More than 1 million people attended Pope Francis’ Mass in the Democratic Republic of Congo on Wednesday morning, according to local authorities.
The Mass in Kinshasa, DRC’s capital city, took place on the airfield of the N’Dolo Airport on the second day of the pope’s trip to two countries in central and east Africa.
Catholics attended a prayer vigil with confessions and music the night of Jan. 31; some people who traveled from far away stayed at the airport all night until the morning Mass on Feb. 1.
People gathered in the field hours before the start of Mass at 9:30 a.m. local time. Catholics danced and sang songs, including a joyful chant of “Maman Maria,” which means “Mama Mary” in French, as they awaited Pope Francis’ arrival.
According to statistics from the Vatican, there are more than 52 million Catholics in the DRC, almost half of the total population of more than 105 million people.
Pope Francis celebrated Mass in French, the official language of DRC, and Lingala, the Bantu-based creole spoken in parts of the Democratic Republic of Congo and by millions of speakers across Central Africa.
The pope delivered his homily in Italian with French translations for the Mass, which was celebrated according to the Zaire Use of the Ordinary Form of the Roman Rite.
The Zaire Use of the Ordinary Form of the Roman Rite is an inculturated Mass formally approved in 1988 for the dioceses of what was then known as the Republic of Zaire, now the Democratic Republic of Congo.
Pilgrims used umbrellas, hats, and even sheets of paper to shade themselves from the sun as temperatures soared into the low 90s Fahrenheit.
“Brothers and sisters, with Jesus, evil never wins, evil never has the last word,” Pope Francis said at Mass.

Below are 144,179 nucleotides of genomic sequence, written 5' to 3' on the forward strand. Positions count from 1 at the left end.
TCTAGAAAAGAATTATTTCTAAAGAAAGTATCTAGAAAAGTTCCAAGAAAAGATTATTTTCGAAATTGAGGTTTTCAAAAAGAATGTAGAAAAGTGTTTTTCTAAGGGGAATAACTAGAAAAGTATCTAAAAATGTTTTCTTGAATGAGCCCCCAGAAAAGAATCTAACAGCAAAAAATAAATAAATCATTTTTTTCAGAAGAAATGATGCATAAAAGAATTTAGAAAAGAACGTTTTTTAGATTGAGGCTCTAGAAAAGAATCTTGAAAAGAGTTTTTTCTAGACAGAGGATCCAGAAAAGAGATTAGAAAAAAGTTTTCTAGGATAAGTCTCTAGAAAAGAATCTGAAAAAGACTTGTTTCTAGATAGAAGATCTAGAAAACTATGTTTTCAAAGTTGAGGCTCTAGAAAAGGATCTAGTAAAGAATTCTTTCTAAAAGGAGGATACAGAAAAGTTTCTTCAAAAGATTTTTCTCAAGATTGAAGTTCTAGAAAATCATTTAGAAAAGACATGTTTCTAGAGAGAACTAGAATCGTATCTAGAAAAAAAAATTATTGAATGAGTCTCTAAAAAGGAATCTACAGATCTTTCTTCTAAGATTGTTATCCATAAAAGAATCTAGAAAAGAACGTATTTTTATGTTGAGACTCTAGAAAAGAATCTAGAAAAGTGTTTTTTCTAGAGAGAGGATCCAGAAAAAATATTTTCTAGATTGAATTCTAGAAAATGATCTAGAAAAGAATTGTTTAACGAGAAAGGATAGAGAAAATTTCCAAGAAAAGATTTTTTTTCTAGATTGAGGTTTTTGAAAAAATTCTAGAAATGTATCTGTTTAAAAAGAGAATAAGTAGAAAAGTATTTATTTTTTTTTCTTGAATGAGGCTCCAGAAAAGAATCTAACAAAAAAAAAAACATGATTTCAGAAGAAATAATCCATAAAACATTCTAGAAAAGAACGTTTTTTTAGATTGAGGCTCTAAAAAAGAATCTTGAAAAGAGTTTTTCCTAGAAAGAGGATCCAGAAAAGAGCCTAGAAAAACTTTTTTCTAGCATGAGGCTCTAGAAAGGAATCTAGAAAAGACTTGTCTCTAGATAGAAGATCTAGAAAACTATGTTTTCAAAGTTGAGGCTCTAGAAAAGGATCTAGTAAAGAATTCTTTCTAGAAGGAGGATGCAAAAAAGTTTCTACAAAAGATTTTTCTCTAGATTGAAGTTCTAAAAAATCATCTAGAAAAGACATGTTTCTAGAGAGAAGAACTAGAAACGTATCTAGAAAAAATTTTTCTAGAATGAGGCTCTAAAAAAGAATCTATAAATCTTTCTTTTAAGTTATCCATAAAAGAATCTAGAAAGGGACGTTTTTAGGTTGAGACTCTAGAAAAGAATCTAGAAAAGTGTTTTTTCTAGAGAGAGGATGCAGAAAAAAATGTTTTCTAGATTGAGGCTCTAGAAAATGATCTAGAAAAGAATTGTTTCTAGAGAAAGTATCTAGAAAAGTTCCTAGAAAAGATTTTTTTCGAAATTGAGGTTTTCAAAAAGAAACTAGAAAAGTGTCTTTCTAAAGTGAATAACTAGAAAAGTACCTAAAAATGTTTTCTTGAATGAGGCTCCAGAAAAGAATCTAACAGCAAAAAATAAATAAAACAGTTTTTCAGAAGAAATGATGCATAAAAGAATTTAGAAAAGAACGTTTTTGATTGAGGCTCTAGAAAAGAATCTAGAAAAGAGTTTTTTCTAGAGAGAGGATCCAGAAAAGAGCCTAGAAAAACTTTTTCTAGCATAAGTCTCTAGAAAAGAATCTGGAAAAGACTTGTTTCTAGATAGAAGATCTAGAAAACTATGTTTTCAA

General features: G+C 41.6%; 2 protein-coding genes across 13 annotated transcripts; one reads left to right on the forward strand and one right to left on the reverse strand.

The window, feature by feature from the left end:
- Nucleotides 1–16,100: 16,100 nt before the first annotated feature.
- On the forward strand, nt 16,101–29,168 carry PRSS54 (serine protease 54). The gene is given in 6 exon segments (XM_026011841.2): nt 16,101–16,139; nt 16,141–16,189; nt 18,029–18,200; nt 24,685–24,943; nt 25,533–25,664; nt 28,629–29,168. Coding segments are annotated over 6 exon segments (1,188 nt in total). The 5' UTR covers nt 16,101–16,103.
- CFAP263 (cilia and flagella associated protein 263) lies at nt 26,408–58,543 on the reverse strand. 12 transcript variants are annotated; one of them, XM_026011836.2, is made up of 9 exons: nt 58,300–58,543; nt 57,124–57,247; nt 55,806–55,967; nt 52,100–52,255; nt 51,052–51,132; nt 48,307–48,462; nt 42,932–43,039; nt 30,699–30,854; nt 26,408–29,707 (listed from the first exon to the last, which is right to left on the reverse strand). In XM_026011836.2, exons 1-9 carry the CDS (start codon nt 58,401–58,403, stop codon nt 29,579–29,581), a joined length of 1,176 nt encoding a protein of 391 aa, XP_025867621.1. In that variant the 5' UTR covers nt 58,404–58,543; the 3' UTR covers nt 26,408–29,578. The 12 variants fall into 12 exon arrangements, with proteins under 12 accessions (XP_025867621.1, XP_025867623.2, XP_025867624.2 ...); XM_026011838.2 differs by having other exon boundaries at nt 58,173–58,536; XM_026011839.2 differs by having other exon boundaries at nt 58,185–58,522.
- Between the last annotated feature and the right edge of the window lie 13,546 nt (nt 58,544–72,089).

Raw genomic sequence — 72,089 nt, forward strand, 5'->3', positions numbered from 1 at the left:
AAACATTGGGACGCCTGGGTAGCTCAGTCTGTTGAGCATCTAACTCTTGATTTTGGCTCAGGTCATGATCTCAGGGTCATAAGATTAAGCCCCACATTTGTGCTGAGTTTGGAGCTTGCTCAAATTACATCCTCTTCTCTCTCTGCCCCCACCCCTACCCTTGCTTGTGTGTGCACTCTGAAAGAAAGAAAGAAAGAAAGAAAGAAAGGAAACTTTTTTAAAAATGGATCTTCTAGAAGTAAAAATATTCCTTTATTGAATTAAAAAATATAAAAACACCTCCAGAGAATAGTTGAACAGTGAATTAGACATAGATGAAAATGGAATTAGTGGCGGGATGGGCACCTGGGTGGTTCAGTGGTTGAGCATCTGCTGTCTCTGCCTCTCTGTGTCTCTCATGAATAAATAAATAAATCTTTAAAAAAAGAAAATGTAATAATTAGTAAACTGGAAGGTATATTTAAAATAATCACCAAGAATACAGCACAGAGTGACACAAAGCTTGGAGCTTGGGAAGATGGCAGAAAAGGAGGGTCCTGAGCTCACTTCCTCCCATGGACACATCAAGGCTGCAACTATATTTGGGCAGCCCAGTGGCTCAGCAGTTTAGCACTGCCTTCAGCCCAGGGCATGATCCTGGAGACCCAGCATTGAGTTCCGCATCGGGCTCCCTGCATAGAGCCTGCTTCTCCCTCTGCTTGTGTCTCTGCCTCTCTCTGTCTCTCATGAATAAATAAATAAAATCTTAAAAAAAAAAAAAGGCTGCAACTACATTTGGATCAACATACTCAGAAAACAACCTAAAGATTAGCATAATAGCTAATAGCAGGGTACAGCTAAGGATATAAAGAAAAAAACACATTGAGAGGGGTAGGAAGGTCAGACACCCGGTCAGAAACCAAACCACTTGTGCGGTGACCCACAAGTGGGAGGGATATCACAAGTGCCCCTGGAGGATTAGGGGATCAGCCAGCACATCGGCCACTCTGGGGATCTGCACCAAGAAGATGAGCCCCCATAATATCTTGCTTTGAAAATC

“‘For he is our peace,’" he added, “and his peace is triumphant. Consequently, we who belong to Jesus must never yield to sorrow; we must not permit resignation and fatalism to take hold of us. Even though that atmosphere reigns all around us, it must not be so for us.”
Violence in eastern DRC has created a severe humanitarian crisis with more than 5.5 million people displaced from their homes, the third-highest number of internally displaced people in the world.
On Feb. 1, Pope Francis will meet with victims of violence from eastern DRC and with volunteers from local charities.
“In a world disheartened by violence and war, Christians must be like Jesus,” Francis said in his homily. “As if to insist on the point, Jesus told the disciples once more: Peace be with you! We are called to make our own this inspired and prophetic message of peace and proclaim it before the world.”
The pope said there are three “wellsprings of peace” — forgiveness, community, and mission. He also encouraged the people of DRC to unite their suffering to the suffering of Christ.
“When guilt and sadness overwhelm us, when things do not go well, we know where to look: to the wounds of Jesus, who is ever ready to forgive us with his infinite, wounded love,” he said.
Jesus, Francis added, “knows your wounds; he knows the wounds of your country, he knows the wounds of your people, your land! They are wounds that ache, continually infected by hatred and violence, while the medicine of justice and the balm of hope never seem to arrive.”
“My brother, my sister, Jesus suffers with you. He sees the wounds you carry within, and he desires to console and heal you; he offers you his wounded heart. To your heart, God repeats the words he spoke today through the prophet Isaiah: ‘I will heal them; I will lead them and repay them with comfort,’” he said.
Pope Francis encouraged Catholics in DRC to take the crucifix from their wall or hanging on a chain around their neck and to hold it in their hands, close to their hearts, “in order to share your wounds with the wounds of Jesus.”
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“Give Christ the chance to heal your heart, hand your past over to him, along with all your fears and troubles. What a beautiful thing it is to open the doors of your heart and your home to his peace!” he said.
A number of cardinals and bishops from Africa concelebrated the papal Mass Feb. 1.
Cardinal Antoine Kambanda of Rwanda, Cardinal Dieudonne Nzapalainga of Central African Republic, Archbishop Edmond Djitangar of Chad, and Bishop Matthew Hassan Kukah of Nigeria were among those who traveled from other African countries for the Mass.
The pope will fly to the city of Juba in South Sudan on Feb. 3 for the second leg of the trip. The visit to South Sudan will be a “pilgrimage of peace” and take place together with the archbishop of Canterbury, Justin Welby, and the moderator of the Church of Scotland, Iain Greenshields.